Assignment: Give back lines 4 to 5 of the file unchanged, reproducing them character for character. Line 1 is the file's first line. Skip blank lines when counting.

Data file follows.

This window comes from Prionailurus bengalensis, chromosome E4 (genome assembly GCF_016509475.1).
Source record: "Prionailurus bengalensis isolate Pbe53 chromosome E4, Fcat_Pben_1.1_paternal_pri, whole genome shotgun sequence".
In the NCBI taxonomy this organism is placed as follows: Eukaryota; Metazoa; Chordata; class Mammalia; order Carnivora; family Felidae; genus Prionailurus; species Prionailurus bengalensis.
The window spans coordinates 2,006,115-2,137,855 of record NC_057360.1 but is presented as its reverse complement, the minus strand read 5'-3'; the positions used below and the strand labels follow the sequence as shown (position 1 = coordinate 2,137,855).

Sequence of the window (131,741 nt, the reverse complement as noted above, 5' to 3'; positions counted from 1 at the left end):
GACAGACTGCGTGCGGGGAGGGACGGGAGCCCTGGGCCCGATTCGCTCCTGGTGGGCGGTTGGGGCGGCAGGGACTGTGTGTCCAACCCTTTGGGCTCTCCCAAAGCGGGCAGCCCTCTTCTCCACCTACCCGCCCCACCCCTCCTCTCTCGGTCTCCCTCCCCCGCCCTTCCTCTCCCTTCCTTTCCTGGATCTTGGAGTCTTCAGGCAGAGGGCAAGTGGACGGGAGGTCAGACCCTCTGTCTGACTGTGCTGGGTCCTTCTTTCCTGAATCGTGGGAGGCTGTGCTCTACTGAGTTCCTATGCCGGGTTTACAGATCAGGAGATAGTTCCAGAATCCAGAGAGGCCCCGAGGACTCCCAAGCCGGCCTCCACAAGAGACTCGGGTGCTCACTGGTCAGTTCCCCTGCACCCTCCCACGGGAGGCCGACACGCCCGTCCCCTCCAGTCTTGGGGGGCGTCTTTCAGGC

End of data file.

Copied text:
The window spans coordinates 2,006,115-2,137,855 of record NC_057360.1 but is presented as its reverse complement, the minus strand read 5'-3'; the positions used below and the strand labels follow the sequence as shown (position 1 = coordinate 2,137,855).

Sequence of the window (131,741 nt, the reverse complement as noted above, 5' to 3'; positions counted from 1 at the left end):